Overall, we learn that historically marginalised communities like Dalits continue to face disadvantage, and the social nature of business only makes the situation worse. How can Dalits overcome their disadvantages? The only long-term solution involves policy interventions that create inclusive spaces for socialisation for members from historically marginalised groups, which not only includes Dalits, but also women. Nonetheless, given the rough terrain of business that Dalits find themselves in, these are some strategies that can help Dalit business owners offset their current disadvantage.

1. Focus on traditional advantages: In absence of access to resourceful social capital, business-owners from marginalised groups can rely on historical capabilities in their traditional occupations.

2. Strengthen within-community social capital: Dalit business owners over the last few decades have been strengthening their own within-community social capital by forming industry associations.

3. Perform in less embedded industries: Given that Dalit business-owners are disadvantaged in industries where business is highly embedded (where networks matter), Dalits may do better if they strategically position themselves in less embedded industries.

4. Build beyond-community social capital: We also found that Dalit business-owners who took on apprenticeships (in non-Dalit enterprises) or developed larger beyond community social capital partially overcame the historical disadvantages their community faced. Although such beyond-community social capital and apprenticeships were useful ways in which Dalit business-owners have found support, we found that Dalit business-owners still faced barriers in socialisation due to their position as outsiders in business communities.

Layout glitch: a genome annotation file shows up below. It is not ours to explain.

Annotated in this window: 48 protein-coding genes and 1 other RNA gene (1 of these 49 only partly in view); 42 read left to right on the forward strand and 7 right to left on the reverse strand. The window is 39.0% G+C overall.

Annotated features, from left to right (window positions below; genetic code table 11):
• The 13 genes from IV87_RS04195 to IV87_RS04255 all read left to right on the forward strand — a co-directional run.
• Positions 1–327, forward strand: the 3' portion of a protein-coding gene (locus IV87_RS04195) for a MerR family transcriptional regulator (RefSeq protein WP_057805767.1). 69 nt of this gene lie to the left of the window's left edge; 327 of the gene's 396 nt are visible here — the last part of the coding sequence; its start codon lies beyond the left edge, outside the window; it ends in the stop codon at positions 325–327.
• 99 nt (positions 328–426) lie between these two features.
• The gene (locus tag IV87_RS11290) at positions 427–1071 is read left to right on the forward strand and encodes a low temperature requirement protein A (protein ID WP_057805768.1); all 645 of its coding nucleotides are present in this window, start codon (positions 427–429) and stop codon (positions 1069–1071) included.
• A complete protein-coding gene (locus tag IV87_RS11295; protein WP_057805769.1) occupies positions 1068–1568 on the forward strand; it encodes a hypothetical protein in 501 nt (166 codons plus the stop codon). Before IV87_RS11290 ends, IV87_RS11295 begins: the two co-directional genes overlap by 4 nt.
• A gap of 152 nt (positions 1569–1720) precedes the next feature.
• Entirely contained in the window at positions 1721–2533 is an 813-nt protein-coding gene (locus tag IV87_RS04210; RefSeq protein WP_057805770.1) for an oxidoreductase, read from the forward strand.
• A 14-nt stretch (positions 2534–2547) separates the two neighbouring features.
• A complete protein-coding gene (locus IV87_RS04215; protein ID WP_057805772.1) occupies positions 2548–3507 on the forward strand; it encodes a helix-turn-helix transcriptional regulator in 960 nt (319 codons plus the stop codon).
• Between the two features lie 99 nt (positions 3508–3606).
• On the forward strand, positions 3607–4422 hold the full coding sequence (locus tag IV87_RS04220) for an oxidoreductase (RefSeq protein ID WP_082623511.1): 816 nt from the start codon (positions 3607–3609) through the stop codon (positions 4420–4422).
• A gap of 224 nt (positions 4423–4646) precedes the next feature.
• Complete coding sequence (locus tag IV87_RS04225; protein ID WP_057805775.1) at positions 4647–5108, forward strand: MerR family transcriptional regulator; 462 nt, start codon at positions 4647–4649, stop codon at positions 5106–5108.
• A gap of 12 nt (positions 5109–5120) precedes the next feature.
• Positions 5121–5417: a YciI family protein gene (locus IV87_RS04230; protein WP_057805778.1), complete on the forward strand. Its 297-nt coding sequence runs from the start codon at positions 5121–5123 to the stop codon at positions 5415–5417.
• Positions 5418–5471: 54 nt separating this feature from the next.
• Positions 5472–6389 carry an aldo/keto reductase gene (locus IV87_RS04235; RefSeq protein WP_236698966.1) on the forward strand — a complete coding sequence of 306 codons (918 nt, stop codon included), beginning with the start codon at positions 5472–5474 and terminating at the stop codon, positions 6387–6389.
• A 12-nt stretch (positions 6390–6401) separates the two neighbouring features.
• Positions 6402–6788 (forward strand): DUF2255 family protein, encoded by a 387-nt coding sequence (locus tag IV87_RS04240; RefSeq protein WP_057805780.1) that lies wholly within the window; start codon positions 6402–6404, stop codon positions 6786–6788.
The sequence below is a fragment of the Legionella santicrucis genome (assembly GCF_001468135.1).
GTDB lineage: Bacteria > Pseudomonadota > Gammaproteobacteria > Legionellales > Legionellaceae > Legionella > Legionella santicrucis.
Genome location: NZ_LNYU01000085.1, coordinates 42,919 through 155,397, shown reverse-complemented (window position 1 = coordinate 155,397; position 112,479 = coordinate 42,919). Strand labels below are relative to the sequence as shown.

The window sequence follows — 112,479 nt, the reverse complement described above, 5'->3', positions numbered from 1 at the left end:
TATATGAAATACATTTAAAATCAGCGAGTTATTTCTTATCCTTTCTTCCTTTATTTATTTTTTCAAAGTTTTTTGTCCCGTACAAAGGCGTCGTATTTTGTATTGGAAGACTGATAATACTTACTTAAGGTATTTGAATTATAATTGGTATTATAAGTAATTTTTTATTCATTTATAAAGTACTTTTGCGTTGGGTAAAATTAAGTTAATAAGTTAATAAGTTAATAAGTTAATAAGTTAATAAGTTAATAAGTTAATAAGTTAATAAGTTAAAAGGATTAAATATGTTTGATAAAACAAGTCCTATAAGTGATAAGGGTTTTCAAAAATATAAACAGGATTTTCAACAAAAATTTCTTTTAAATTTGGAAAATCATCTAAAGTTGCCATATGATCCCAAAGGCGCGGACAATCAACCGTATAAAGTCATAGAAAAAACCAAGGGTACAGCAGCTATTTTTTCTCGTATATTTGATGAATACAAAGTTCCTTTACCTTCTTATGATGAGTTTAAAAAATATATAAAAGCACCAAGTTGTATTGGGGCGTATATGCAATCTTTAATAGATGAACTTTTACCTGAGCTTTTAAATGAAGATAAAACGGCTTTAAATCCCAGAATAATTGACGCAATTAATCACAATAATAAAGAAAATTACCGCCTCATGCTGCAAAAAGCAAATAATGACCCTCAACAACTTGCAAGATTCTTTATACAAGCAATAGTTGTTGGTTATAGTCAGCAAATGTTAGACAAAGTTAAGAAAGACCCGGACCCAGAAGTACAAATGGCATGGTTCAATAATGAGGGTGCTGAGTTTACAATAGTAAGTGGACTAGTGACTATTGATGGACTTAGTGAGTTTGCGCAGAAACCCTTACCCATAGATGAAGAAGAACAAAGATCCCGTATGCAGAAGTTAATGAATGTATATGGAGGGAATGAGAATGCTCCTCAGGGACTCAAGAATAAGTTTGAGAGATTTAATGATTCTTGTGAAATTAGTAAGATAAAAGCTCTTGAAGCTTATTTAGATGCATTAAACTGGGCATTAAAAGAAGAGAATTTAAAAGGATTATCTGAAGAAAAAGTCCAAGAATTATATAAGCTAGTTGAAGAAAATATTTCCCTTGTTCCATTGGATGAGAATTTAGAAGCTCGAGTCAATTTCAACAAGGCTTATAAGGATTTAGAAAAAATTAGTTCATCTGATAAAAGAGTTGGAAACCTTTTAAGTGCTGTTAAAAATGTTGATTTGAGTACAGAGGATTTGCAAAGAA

Some Dalit business-owners in the interview sample showed inhibition in expressing their Dalit identity. Such inhibition could not be explained by the anxiety of facing untouchability. Instead, the inhibition could be driven by the anxiety of being treated as outsiders in a business community, where social capital was critical for success and Dalit business-owners had to rely more on beyond-community social capital than within-community social capital to succeed.

Our research shows that the social nature of business can lead to an inefficient and unequal distribution of resources, as it is difficult for newcomers and especially those from marginalised groups to enter a market without previous contacts. So, incumbents who have better within and beyond-community social capital can seek rents at the cost of excluding newcomers. Markets that exclude specific social groups are neither free nor fair.

Prateek Raj is an Assistant Professor, and Pankaj Anand was a 2019 Pre-Doctoral fellow at Indian Institute of Management-Bangalore.

The research paper summarised in this article will be presented at the 2019 Academy of Management Conference in Boston.

Published on July 30, 2019
This article is closed for comments.
Please Email the Editor